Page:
Years ago, I was $170,000 in student loan debt. It was one of the worst, most overwhelming feelings and times of my life. I remember feeling a lot of shame. I didn’t want to admit to anybody that we had that much debt. And I also just remember feeling so jealous of anybody who wasn’t in debt. I remember feeling like I specifically remember so many times going to the grocery store and just dreaming of the day that I could go to the grocery store and buy all the produce I wanted, not just whatever was super cheap or on sale.

I know that it’s kind of embarrassing to admit that you’re in debt, nobody wants to admit that they’re not struggling financially or that they are struggling financially. And I think that especially with social media. I used to get so confused when I would see all my friends going on vacation or buying all the cute new clothes or with big beautiful homes. I realized, once I started talking to them, holy cow, they’re in massive amounts of debt. When really on social media they look like they are living their best life.

I want to just reduce the shame around this topic. For women, and this is highly researched, the number one shame trigger for women is body image, but for men, the number one shame trigger is not being able to provide for their families, not being enough, not making enough money.

This is why I think this is such an important topic because one, even for men or women, it can kind of trigger some shame feelings, but two, especially if you’re struggling in your marriage or any relationship for you fight about money a lot. I hope it can be a topic that can start some conversations that are usually pretty uncomfortable to talk about.

Years ago my ex-husband and I were $170,000 in student loan debt. Isn’t that crazy? Some people say why in the world would they take out that much debt. I came from a family that struggled, my mom was such a wonderful loving woman. I looked up to her a lot, but they didn’t have a lot financially and I was one of 10 kids.

My ex-husband and I both had academic scholarships, but it was just a really expensive school, so we still had to take out some student loans and our debt was eating us alive. I remember right after we had our son, my ex-husband came to me and said, I’ve crunched the numbers and I know I have a good job, but our expenses are just too high and unless you want to go back to work, we only have about two months left before our savings runs out. Together we really started to look at the debt and we really started to think, do we really want to live like this for the next 20 years?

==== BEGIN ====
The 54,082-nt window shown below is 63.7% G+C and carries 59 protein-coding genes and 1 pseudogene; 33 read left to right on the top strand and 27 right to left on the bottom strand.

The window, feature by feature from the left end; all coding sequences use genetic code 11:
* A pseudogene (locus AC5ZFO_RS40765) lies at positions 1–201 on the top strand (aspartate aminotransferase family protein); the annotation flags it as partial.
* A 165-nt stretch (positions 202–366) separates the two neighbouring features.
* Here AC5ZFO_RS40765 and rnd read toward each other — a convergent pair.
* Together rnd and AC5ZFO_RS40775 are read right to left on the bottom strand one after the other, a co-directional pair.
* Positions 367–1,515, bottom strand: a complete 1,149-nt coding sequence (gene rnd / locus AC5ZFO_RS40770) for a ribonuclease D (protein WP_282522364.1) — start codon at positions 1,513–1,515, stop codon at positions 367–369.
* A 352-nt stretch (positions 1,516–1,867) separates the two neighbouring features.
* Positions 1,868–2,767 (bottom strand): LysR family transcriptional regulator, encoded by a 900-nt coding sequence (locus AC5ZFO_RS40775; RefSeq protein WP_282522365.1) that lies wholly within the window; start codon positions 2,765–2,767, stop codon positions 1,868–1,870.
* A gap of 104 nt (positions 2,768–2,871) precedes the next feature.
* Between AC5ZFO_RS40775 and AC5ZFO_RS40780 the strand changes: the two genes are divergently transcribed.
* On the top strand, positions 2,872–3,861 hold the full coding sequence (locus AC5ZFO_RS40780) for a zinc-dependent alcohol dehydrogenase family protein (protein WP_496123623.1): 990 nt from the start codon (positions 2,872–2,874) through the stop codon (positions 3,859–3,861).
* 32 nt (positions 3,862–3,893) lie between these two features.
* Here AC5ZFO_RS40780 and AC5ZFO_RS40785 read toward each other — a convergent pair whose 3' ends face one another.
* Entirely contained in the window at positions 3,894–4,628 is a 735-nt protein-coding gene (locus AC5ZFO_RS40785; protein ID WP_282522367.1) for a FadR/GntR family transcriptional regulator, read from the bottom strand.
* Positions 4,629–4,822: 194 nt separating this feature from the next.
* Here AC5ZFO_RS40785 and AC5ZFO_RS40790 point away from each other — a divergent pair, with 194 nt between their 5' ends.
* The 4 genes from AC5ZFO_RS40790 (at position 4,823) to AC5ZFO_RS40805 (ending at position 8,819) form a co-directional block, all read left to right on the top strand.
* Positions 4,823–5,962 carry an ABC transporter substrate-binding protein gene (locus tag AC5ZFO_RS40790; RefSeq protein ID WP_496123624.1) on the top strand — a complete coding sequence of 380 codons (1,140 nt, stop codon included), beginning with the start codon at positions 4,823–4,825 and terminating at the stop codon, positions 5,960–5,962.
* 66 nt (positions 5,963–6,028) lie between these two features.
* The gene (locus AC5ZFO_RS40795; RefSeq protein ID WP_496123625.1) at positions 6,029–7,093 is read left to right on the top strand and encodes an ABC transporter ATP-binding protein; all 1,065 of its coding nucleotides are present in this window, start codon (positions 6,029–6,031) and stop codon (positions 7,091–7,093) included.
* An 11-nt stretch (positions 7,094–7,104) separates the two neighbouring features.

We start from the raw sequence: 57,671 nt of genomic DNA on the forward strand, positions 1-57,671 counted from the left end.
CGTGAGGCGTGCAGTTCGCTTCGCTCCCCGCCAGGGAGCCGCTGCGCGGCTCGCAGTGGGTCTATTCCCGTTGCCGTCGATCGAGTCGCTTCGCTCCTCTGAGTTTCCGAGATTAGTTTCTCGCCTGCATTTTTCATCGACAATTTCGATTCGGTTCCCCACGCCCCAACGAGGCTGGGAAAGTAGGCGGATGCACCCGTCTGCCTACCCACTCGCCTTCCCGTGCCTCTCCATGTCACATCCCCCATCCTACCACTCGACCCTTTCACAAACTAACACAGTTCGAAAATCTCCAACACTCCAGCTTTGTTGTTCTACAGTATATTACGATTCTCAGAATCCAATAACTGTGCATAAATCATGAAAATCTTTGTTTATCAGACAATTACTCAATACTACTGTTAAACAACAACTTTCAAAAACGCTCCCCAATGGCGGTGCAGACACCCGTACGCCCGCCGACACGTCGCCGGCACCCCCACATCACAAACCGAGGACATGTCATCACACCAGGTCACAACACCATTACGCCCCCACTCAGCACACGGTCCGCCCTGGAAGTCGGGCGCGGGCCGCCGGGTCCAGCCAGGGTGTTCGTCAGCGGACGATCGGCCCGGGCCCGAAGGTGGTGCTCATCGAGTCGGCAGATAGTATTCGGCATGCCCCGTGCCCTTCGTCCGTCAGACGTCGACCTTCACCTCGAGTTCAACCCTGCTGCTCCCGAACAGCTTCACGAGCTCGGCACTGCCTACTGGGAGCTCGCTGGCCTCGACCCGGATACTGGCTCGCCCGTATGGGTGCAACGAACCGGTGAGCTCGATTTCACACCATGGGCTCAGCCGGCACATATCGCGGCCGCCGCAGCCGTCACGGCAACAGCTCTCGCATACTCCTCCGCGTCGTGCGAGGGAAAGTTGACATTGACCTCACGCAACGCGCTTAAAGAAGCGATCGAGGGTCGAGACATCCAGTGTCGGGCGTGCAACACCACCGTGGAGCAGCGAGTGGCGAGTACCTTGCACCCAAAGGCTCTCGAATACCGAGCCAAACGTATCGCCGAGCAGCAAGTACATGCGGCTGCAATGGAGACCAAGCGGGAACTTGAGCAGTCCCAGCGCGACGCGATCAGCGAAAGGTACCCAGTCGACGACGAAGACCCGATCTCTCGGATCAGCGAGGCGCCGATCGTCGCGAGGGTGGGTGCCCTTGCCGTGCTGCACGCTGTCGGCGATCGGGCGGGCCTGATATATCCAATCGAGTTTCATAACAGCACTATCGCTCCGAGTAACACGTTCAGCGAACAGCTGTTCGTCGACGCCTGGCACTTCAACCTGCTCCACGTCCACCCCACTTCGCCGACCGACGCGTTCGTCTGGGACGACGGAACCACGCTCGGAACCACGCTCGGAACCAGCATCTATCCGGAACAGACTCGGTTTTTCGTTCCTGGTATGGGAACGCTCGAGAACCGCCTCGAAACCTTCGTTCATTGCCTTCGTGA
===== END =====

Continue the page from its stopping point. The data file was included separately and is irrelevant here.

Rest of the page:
This is when I stumbled across Dave Ramsey and if you guys haven’t heard of Dave Ramsey yet, his program truly made a difference in influenced our life. I obsessively started following his system and these are some of the things that helped me the most.

I wrote our budgeting goals out on a whiteboard and I split it into thirds. We had our family health goals, our personal growth goals, and our family budgeting goals. The reason I think doing it that way worked for is, because I literally saw it multiple times a day, every single day. It was just a daily reminder.

Another thing that helped was keeping track of every single expense in an excel spreadsheet. Every five to seven days I would just dump all of our expenses from our bank account into the spreadsheet. That way we had a list of every single expense and in the middle of the month, we would do a review where we would go through the spreadsheet.

During that time I was doing everything I could to help pay off our debt. I literally took on every side job imaginable. I remember Dave Ramsey, saying that if you have a massive amount of debt, you better get a big shovel. I could dream of making six figures or whatever, but at that point in our life, our income was not that big. So I would take on side jobs and make our shovel just a little bit bigger to dig ourselves out of that debt. I babysat, we mowed lawns, I started selling Scentsy. I know this system might not work for everybody, but that’s what worked for me.

I would encourage you to write out your emotional goals, the things that you dream of? For me, for a long time, it was being able to go to the grocery store and seriously buy any of the produce I wanted without having to worry about how much it cost. I think sometimes if you can pay attention to like what really drives your emotions, it makes it a lot easier to change your habits. Also, surrounding yourself with the right people and constantly, constantly feeding your brain with that content. Like even if you have to do what I did, listen to the Dave Ramsey podcast every single day for the next three years.

And, you have to show yourself some grace. Of course, you are going to have some months where you screw up your budget, or maybe you’re on a variable income and you might have some months where your revenue was way down. You need to learn to adjust accordingly and show yourself grace.

I hope this helps.

Your friend,
Natalie